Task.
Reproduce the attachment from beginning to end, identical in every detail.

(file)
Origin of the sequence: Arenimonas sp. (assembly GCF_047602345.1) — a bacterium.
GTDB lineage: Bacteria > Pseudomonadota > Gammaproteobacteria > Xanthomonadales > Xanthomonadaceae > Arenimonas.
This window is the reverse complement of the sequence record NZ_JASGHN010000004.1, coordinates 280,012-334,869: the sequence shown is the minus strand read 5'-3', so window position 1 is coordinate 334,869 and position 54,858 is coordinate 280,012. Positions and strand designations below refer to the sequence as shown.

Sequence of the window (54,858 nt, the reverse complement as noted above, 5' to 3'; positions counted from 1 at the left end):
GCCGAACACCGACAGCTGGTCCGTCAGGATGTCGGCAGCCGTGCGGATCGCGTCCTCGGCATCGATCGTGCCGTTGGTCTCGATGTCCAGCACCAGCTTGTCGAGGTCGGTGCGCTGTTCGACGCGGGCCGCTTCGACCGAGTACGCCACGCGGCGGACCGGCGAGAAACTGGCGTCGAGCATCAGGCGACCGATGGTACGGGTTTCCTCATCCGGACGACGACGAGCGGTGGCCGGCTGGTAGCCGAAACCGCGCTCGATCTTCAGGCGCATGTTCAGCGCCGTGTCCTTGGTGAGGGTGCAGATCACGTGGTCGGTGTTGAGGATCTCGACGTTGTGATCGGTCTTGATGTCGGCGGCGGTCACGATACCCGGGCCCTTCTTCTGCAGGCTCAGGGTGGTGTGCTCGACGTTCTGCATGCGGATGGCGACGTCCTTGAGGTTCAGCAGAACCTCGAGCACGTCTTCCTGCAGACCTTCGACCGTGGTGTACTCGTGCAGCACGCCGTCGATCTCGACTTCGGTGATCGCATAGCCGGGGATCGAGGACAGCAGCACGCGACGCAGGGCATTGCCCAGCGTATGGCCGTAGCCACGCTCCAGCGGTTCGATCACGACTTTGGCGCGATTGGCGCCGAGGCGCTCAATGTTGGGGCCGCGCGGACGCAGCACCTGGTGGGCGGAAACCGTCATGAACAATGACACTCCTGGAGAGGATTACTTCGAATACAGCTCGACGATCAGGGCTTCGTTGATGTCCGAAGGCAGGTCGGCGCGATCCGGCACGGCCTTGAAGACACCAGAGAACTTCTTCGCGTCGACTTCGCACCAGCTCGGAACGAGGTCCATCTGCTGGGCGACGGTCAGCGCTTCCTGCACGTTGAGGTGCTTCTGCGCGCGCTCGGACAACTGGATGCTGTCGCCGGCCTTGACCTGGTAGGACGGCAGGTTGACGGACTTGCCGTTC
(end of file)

Origin of the sequence: Arenimonas sp. (assembly GCF_047602345.1) — a bacterium.
GTDB lineage: Bacteria > Pseudomonadota > Gammaproteobacteria > Xanthomonadales > Xanthomonadaceae > Arenimonas.
This window is the reverse complement of the sequence record NZ_JASGHN010000004.1, coordinates 280,012-334,869: the sequence shown is the minus strand read 5'-3', so window position 1 is coordinate 334,869 and position 54,858 is coordinate 280,012. Positions and strand designations below refer to the sequence as shown.

Sequence of the window (54,858 nt, the reverse complement as noted above, 5' to 3'; positions counted from 1 at the left end):
GCCGAACACCGACAGCTGGTCCGTCAGGATGTCGGCAGCCGTGCGGATCGCGTCCTCGGCATCGATCGTGCCGTTGGTCTCGATGTCCAGCACCAGCTTGTCGAGGTCGGTGCGCTGTTCGACGCGGGCCGCTTCGACCGAGTACGCCACGCGGCGGACCGGCGAGAAACTGGCGTCGAGCATCAGGCGACCGATGGTACGGGTTTCCTCATCCGGACGACGACGAGCGGTGGCCGGCTGGTAGCCGAAACCGCGCTCGATCTTCAGGCGCATGTTCAGCGCCGTGTCCTTGGTGAGGGTGCAGATCACGTGGTCGGTGTTGAGGATCTCGACGTTGTGATCGGTCTTGATGTCGGCGGCGGTCACGATACCCGGGCCCTTCTTCTGCAGGCTCAGGGTGGTGTGCTCGACGTTCTGCATGCGGATGGCGACGTCCTTGAGGTTCAGCAGAACCTCGAGCACGTCTTCCTGCAGACCTTCGACCGTGGTGTACTCGTGCAGCACGCCGTCGATCTCGACTTCGGTGATCGCATAGCCGGGGATCGAGGACAGCAGCACGCGACGCAGGGCATTGCCCAGCGTATGGCCGTAGCCACGCTCCAGCGGTTCGATCACGACTTTGGCGCGATTGGCGCCGAGGCGCTCAATGTTGGGGCCGCGCGGACGCAGCACCTGGTGGGCGGAAACCGTCATGAACAATGACACTCCTGGAGAGGATTACTTCGAATACAGCTCGACGATCAGGGCTTCGTTGATGTCCGAAGGCAGGTCGGCGCGATCCGGCACGGCCTTGAAGACACCAGAGAACTTCTTCGCGTCGACTTCGCACCAGCTCGGAACGAGGTCCATCTGCTGGGCGACGGTCAGCGCTTCCTGCACGTTGAGGTGCTTCTGCGCGCGCTCGGACAACTGGATGCTGTCGCCGGCCTTGACCTGGTAGGACGGCAGGTTGACGGACTTGCCGTTC